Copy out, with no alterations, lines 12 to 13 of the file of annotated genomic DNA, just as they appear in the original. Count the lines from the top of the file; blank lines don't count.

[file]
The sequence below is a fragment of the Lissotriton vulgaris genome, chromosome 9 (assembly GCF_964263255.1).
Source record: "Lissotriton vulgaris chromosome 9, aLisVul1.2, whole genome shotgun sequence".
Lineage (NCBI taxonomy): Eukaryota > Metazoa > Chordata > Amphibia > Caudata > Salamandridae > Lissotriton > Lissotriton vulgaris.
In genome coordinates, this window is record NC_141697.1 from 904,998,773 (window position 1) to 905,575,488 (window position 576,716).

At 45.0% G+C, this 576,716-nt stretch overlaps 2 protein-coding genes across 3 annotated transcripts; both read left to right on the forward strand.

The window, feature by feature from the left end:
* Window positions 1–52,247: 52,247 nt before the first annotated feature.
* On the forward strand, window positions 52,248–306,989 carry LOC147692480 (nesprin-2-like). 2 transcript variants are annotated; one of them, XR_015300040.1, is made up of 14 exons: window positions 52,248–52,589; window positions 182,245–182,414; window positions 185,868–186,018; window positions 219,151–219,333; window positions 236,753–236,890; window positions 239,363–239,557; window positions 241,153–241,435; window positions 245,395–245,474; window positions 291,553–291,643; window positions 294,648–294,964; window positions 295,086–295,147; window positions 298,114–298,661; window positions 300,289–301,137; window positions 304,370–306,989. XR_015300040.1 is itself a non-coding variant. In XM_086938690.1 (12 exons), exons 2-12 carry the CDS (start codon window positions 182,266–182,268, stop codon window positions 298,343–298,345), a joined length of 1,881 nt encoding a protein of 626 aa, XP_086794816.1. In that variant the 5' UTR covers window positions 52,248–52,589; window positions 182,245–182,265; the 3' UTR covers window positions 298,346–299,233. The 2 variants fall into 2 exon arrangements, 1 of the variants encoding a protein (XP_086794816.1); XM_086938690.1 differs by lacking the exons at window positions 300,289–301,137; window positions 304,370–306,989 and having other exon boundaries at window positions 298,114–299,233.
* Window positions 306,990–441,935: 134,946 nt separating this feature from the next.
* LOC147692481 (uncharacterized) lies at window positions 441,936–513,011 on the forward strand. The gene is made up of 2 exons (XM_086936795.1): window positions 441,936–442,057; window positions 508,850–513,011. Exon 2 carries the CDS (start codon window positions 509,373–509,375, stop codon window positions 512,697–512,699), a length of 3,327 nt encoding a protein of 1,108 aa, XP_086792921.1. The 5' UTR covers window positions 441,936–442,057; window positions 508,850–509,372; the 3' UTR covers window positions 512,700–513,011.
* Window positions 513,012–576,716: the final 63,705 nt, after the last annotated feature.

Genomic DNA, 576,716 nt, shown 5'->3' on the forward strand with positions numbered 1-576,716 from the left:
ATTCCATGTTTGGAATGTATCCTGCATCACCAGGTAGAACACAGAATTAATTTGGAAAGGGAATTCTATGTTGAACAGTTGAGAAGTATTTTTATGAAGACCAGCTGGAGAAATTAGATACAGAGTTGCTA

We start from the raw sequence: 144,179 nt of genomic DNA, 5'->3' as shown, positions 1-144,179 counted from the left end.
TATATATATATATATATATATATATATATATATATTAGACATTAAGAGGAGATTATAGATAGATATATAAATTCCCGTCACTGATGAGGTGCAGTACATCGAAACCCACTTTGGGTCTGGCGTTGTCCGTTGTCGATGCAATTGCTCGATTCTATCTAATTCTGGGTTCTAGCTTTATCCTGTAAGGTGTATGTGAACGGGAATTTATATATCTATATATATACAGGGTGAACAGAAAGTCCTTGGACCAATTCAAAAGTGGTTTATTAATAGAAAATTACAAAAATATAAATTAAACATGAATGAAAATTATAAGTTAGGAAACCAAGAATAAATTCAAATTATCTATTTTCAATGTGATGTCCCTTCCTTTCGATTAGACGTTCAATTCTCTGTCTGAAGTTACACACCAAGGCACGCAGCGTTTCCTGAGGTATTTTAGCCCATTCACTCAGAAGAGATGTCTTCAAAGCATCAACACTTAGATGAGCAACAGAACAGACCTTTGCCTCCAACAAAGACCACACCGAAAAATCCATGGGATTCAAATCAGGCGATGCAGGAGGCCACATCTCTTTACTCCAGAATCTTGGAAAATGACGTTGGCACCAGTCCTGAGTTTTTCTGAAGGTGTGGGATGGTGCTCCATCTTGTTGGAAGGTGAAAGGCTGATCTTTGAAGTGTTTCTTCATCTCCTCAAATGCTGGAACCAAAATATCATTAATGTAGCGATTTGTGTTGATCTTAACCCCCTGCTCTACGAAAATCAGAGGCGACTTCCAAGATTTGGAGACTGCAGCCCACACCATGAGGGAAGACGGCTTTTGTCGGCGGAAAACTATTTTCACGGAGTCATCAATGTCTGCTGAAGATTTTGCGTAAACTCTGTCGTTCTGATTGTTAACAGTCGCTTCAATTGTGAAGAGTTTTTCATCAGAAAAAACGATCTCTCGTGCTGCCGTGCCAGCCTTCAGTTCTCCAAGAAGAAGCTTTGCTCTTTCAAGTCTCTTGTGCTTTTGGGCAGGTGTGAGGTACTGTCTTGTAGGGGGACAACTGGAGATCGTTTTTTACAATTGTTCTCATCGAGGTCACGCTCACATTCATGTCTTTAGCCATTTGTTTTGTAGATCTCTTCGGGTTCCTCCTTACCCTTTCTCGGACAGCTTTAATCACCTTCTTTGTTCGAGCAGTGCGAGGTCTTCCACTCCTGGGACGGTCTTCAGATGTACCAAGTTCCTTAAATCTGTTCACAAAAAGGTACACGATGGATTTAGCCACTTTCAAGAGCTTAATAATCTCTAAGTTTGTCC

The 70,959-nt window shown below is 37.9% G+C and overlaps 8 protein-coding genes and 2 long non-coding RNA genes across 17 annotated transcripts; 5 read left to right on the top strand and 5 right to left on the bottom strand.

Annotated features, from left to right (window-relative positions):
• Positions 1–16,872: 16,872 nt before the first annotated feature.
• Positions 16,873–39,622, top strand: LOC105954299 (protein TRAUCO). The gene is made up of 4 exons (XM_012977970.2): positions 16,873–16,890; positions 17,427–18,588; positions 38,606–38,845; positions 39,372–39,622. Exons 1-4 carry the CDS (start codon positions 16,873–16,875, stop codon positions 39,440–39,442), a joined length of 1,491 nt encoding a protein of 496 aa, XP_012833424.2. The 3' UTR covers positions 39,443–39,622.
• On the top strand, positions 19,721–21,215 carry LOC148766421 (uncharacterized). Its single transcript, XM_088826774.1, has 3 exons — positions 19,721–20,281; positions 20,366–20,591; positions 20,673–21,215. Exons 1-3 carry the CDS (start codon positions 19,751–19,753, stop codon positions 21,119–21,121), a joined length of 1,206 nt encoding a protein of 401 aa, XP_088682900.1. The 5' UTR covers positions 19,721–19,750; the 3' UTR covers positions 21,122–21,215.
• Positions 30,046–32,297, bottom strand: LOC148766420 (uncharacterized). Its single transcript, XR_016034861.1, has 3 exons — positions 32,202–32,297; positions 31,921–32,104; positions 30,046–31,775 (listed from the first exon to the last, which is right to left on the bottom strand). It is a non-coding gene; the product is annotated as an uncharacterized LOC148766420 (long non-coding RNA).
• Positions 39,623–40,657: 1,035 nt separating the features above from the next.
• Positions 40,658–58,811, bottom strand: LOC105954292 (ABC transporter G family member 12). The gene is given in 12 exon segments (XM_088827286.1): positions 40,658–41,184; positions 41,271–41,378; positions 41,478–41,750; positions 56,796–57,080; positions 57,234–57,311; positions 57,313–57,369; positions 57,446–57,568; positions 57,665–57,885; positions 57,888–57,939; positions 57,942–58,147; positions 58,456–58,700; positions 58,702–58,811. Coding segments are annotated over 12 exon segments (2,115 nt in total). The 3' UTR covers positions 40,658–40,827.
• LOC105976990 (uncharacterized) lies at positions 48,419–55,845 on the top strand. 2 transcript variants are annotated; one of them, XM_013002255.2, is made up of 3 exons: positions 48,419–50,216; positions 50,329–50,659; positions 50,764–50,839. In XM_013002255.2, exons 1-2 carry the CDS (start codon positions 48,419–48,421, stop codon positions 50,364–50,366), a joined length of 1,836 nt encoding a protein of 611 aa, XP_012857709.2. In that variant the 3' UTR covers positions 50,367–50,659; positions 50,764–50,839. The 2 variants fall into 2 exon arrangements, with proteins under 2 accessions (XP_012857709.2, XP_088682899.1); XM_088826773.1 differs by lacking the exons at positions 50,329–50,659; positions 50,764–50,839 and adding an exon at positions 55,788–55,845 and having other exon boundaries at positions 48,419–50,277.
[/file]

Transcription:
Genomic DNA, 576,716 nt, shown 5'->3' on the forward strand with positions numbered 1-576,716 from the left:
ATTCCATGTTTGGAATGTATCCTGCATCACCAGGTAGAACACAGAATTAATTTGGAAAGGGAATTCTATGTTGAACAGTTGAGAAGTATTTTTATGAAGACCAGCTGGAGAAATTAGATACAGAGTTGCTA